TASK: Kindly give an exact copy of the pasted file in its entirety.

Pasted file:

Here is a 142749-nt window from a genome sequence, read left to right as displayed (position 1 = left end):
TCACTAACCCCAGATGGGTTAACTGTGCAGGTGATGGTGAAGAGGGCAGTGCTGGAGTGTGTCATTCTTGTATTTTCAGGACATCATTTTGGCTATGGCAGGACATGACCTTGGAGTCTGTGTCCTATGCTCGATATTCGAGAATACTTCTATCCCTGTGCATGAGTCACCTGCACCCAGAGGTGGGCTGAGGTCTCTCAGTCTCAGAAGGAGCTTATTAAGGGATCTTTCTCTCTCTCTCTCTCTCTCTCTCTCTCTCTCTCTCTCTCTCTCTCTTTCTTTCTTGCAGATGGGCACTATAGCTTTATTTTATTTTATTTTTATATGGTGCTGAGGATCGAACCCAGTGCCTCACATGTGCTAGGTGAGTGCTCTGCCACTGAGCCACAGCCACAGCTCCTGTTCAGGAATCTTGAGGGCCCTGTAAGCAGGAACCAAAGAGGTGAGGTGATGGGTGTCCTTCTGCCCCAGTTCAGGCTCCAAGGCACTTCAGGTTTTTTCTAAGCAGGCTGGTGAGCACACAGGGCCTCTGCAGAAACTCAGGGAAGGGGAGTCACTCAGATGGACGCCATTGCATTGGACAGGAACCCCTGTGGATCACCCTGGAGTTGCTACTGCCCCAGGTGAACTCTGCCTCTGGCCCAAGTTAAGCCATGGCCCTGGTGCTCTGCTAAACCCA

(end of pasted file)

Here is a 142749-nt window from a genome sequence, read left to right as displayed (position 1 = left end):
TCACTAACCCCAGATGGGTTAACTGTGCAGGTGATGGTGAAGAGGGCAGTGCTGGAGTGTGTCATTCTTGTATTTTCAGGACATCATTTTGGCTATGGCAGGACATGACCTTGGAGTCTGTGTCCTATGCTCGATATTCGAGAATACTTCTATCCCTGTGCATGAGTCACCTGCACCCAGAGGTGGGCTGAGGTCTCTCAGTCTCAGAAGGAGCTTATTAAGGGATCTTTCTCTCTCTCTCTCTCTCTCTCTCTCTCTCTCTCTCTCTCTCTCTCTTTCTTTCTTGCAGATGGGCACTATAGCTTTATTTTATTTTATTTTTATATGGTGCTGAGGATCGAACCCAGTGCCTCACATGTGCTAGGTGAGTGCTCTGCCACTGAGCCACAGCCACAGCTCCTGTTCAGGAATCTTGAGGGCCCTGTAAGCAGGAACCAAAGAGGTGAGGTGATGGGTGTCCTTCTGCCCCAGTTCAGGCTCCAAGGCACTTCAGGTTTTTTCTAAGCAGGCTGGTGAGCACACAGGGCCTCTGCAGAAACTCAGGGAAGGGGAGTCACTCAGATGGACGCCATTGCATTGGACAGGAACCCCTGTGGATCACCCTGGAGTTGCTACTGCCCCAGGTGAACTCTGCCTCTGGCCCAAGTTAAGCCATGGCCCTGGTGCTCTGCTAAACCCA